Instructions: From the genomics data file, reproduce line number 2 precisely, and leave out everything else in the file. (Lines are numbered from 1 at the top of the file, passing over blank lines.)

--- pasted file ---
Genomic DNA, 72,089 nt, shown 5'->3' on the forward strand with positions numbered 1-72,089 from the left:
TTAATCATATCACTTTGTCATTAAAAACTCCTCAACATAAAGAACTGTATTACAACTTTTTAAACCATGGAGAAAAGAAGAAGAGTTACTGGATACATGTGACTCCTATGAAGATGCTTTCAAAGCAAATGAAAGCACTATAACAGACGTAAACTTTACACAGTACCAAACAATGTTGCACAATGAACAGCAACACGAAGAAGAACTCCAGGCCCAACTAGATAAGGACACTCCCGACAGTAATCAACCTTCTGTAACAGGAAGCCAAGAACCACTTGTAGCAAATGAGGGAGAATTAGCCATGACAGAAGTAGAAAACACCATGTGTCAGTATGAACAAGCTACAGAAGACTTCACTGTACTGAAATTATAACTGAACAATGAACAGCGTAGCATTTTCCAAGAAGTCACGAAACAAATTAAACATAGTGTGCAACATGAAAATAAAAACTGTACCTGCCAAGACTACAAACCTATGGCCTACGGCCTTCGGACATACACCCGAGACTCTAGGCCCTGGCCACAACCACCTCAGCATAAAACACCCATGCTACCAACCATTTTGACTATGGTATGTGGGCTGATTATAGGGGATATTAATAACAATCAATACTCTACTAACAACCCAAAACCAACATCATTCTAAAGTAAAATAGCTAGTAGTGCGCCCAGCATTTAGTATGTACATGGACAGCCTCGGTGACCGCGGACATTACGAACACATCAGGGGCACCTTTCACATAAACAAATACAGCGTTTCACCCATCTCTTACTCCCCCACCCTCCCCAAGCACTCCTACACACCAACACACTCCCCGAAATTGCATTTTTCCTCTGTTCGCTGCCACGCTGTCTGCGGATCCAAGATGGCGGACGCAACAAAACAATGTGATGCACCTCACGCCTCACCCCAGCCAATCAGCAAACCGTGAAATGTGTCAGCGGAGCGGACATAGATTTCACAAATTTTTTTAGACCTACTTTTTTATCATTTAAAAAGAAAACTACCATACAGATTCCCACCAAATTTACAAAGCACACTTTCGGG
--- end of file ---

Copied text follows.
TTAATCATATCACTTTGTCATTAAAAACTCCTCAACATAAAGAACTGTATTACAACTTTTTAAACCATGGAGAAAAGAAGAAGAGTTACTGGATACATGTGACTCCTATGAAGATGCTTTCAAAGCAAATGAAAGCACTATAACAGACGTAAACTTTACACAGTACCAAACAATGTTGCACAATGAACAGCAACACGAAGAAGAACTCCAGGCCCAACTAGATAAGGACACTCCCGACAGTAATCAACCTTCTGTAACAGGAAGCCAAGAACCACTTGTAGCAAATGAGGGAGAATTAGCCATGACAGAAGTAGAAAACACCATGTGTCAGTATGAACAAGCTACAGAAGACTTCACTGTACTGAAATTATAACTGAACAATGAACAGCGTAGCATTTTCCAAGAAGTCACGAAACAAATTAAACATAGTGTGCAACATGAAAATAAAAACTGTACCTGCCAAGACTACAAACCTATGGCCTACGGCCTTCGGACATACACCCGAGACTCTAGGCCCTGGCCACAACCACCTCAGCATAAAACACCCATGCTACCAACCATTTTGACTATGGTATGTGGGCTGATTATAGGGGATATTAATAACAATCAATACTCTACTAACAACCCAAAACCAACATCATTCTAAAGTAAAATAGCTAGTAGTGCGCCCAGCATTTAGTATGTACATGGACAGCCTCGGTGACCGCGGACATTACGAACACATCAGGGGCACCTTTCACATAAACAAATACAGCGTTTCACCCATCTCTTACTCCCCCACCCTCCCCAAGCACTCCTACACACCAACACACTCCCCGAAATTGCATTTTTCCTCTGTTCGCTGCCACGCTGTCTGCGGATCCAAGATGGCGGACGCAACAAAACAATGTGATGCACCTCACGCCTCACCCCAGCCAATCAGCAAACCGTGAAATGTGTCAGCGGAGCGGACATAGATTTCACAAATTTTTTTAGACCTACTTTTTTATCATTTAAAAAGAAAACTACCATACAGATTCCCACCAAATTTACAAAGCACACTTTCGGG